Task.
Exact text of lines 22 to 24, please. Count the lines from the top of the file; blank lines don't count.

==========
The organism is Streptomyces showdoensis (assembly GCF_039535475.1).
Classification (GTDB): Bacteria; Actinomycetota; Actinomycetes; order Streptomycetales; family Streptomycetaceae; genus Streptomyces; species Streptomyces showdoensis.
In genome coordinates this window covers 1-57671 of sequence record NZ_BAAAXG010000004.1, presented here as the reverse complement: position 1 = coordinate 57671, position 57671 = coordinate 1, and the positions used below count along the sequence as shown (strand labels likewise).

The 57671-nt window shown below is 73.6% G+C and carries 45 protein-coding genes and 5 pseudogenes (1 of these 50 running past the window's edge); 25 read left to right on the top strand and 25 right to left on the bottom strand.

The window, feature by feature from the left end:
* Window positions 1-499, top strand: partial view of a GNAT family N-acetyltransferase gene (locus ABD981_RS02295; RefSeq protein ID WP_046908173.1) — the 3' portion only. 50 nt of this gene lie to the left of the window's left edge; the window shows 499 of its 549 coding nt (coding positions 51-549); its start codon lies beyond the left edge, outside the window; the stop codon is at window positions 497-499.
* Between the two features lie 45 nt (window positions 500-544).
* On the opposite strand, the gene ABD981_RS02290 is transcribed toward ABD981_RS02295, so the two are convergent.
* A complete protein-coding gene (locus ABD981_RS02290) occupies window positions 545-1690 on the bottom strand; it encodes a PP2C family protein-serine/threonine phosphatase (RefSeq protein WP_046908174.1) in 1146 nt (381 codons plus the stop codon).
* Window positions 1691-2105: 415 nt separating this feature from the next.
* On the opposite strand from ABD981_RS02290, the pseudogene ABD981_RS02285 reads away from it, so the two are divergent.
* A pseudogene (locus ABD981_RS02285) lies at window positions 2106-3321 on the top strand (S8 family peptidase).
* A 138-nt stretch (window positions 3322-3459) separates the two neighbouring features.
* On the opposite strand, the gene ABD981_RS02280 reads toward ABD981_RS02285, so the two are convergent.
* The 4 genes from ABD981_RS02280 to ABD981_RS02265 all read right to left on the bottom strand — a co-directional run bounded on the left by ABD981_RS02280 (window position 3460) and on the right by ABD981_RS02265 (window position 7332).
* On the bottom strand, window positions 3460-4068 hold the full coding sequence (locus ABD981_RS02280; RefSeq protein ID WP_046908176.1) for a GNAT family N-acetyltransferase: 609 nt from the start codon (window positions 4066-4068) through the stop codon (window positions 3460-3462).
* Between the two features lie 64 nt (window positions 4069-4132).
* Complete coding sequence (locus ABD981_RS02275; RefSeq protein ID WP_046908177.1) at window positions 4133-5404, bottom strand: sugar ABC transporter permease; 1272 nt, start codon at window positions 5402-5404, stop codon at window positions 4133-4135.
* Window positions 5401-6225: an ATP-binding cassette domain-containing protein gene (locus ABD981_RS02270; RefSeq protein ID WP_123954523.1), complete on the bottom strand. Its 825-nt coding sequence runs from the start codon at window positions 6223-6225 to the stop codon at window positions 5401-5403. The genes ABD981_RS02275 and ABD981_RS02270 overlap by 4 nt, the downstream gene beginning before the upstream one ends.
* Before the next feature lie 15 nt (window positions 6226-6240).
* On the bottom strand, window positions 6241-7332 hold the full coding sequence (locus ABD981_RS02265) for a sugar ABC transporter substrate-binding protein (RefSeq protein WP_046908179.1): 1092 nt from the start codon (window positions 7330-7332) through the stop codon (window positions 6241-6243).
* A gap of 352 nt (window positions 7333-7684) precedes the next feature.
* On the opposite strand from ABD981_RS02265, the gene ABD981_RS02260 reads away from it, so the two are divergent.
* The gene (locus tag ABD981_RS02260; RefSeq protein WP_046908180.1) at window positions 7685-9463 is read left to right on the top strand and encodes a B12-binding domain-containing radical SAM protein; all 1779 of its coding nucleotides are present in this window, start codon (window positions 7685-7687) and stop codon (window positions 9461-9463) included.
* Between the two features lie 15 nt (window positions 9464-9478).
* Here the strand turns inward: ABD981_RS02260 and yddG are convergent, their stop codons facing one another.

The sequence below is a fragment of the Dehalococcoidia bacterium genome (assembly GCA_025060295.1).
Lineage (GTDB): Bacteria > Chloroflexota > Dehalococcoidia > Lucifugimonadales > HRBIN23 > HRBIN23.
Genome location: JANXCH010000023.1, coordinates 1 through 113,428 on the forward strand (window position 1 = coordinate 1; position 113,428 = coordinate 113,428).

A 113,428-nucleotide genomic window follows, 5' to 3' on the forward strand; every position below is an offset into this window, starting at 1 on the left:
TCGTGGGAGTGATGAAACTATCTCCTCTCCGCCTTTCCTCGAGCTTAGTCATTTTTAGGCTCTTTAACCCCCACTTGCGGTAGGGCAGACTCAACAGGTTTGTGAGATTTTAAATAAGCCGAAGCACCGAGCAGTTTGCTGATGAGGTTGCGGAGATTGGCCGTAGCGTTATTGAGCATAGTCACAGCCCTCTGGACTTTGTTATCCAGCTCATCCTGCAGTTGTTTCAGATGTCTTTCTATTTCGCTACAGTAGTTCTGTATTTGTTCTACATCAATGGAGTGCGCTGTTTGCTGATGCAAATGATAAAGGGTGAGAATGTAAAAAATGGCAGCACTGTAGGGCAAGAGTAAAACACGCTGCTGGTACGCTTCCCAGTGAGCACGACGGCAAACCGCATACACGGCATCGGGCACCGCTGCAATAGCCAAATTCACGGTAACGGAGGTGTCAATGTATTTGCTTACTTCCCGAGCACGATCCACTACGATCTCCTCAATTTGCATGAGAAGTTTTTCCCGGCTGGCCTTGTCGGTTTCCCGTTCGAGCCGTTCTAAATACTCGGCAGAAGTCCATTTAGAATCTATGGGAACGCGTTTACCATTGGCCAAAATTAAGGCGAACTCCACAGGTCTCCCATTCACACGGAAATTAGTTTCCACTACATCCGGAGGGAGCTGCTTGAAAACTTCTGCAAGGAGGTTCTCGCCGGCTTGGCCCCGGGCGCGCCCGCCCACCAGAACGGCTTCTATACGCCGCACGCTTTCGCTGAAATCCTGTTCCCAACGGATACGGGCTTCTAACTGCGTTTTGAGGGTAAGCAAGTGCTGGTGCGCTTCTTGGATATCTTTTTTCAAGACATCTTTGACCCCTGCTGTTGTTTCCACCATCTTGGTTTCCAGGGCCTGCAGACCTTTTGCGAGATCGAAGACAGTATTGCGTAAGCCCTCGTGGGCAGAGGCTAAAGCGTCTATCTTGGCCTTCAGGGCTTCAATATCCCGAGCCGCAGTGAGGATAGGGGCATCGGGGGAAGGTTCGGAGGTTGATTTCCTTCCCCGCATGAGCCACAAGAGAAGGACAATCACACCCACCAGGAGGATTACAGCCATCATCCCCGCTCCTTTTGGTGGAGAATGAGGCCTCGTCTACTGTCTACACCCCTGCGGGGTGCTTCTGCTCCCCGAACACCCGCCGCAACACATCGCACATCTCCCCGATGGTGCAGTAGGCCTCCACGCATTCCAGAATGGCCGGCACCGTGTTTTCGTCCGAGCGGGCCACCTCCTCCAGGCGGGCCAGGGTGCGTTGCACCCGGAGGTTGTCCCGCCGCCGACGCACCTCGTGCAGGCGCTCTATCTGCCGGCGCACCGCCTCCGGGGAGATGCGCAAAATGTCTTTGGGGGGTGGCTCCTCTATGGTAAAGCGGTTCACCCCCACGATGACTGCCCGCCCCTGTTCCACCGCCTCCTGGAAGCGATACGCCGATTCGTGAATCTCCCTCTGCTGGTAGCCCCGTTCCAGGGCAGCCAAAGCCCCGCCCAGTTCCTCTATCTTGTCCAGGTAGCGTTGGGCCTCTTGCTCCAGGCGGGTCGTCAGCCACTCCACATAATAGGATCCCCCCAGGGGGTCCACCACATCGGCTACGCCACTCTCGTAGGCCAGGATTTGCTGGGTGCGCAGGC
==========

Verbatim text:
* A gap of 352 nt (window positions 7333-7684) precedes the next feature.
* On the opposite strand from ABD981_RS02265, the gene ABD981_RS02260 reads away from it, so the two are divergent.
* The gene (locus tag ABD981_RS02260; RefSeq protein WP_046908180.1) at window positions 7685-9463 is read left to right on the top strand and encodes a B12-binding domain-containing radical SAM protein; all 1779 of its coding nucleotides are present in this window, start codon (window positions 7685-7687) and stop codon (window positions 9461-9463) included.